“Love you, too,” he said.
She hung up and slipped the phone in her pocket, then grabbed her jacket, turned out the lights, and headed for the door.
It was only eleven, but the streets were nearly empty. She remembered what David had said about mid-terms. All the state colleges were on the same schedule, which meant business would be slow for at least the next week.
It was late October, but winter was a ghost in the air, and she drew her jacket more tightly around her body as she turned to lock the door. She had just put the key in the lock when she felt the gun against her temple.
“Move and you’re dead.”
She felt a pinch in her neck just before some kind of bag came down over her head. Then everything went dark as unconsciousness claimed her.
Nico Vitale was kneeling in one of the pews at St. Monica’s, praying for his mother and father. They’d been gone two years, but the pain of losing them still lingered. He had only been twenty-eight when they’d been killed, and he’d expected to have them for many more years, to give them the daughter-in-law and grandchildren they had wanted.
Their future had been stolen. From all of them.
He forced down the fury that had become all too familiar. Anger was good. Productive. It’s what drove him to seek justice, to right the wrong perpetrated against his family, against the honor code that had survived decades under the rule of some of history’s most violent men.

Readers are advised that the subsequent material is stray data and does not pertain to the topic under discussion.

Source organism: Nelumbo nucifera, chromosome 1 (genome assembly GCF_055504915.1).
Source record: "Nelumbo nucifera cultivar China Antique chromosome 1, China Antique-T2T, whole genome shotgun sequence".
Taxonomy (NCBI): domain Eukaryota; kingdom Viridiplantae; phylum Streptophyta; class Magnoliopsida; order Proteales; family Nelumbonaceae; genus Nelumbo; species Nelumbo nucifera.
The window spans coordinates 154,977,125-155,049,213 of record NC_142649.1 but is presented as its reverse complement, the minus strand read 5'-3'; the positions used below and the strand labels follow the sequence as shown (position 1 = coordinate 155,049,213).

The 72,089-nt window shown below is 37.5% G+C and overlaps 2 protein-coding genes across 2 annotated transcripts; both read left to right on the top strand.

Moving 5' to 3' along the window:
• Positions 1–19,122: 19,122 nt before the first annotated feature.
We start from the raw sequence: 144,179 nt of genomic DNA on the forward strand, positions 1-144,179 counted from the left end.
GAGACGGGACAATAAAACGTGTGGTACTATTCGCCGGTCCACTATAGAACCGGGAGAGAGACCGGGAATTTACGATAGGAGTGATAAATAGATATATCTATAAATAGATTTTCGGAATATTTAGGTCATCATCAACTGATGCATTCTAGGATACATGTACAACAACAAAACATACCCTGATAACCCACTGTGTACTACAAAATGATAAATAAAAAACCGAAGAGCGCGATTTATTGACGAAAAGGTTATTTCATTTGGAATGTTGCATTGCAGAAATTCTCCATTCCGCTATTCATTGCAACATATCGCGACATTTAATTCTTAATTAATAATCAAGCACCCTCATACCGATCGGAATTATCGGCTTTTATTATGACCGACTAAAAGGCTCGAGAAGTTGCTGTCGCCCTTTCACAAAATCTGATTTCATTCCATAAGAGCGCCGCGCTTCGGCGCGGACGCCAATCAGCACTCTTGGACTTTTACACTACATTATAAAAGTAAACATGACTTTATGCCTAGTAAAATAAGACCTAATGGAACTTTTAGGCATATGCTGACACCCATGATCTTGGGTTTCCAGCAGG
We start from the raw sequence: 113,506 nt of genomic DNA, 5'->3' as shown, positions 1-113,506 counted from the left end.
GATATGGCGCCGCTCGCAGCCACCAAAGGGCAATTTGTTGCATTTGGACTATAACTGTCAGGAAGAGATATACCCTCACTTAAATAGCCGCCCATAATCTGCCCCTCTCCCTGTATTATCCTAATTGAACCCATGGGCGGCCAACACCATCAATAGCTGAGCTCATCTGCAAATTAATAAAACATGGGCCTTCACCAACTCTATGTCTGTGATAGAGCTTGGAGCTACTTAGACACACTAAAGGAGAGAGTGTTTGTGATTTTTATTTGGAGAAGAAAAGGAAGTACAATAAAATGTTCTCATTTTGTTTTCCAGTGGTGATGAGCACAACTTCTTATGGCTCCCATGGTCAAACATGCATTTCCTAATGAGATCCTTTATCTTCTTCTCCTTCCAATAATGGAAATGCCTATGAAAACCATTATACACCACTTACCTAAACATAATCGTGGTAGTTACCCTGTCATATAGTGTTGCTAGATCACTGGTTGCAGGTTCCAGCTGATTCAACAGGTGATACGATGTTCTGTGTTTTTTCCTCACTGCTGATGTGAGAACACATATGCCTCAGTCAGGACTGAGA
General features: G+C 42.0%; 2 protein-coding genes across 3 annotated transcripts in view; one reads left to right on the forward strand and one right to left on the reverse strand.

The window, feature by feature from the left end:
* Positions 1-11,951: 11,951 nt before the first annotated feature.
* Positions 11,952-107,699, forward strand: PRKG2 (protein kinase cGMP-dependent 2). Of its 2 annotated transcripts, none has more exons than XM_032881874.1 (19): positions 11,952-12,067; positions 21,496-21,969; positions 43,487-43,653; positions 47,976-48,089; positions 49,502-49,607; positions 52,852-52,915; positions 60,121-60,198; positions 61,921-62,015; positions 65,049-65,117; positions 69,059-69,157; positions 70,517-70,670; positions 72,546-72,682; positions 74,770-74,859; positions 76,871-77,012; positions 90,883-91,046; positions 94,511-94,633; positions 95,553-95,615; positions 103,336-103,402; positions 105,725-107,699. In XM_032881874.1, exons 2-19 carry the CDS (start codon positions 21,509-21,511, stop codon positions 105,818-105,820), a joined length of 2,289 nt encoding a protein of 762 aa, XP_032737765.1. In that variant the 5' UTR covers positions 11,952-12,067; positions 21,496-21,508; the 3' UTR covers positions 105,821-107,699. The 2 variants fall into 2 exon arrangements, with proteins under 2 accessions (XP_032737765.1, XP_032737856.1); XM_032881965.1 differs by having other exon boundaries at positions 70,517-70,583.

But this wasn’t the place for anger. This was the place for peace. Repentance. He took a deep breath and tried to calm himself.
His mother had always gone to St. Patrick’s, but Nico made a point of moving around the city, sitting in any church with an open door. He liked the anonymity of it. Liked knowing that no one would know him or remember his parents.
His faith was only a shadow of the belief that had sustained them. Nico didn’t believe in the edicts of the Church. It had been organized by man to benefit man. He worshipped his own god, and his god didn’t turn the other cheek. He might forgive, but that forgiveness didn’t preclude a punishment justly earned. Still, he liked to sit in silence and remember, to send love to his parents, wherever they were, and to stand on the side of any god who believed in vengeance.
He was reciting the Lord’s Prayer when he felt a tap on his shoulder. He instinctively shook off the hand. When he turned to see who had interrupted him, he was even less pleased.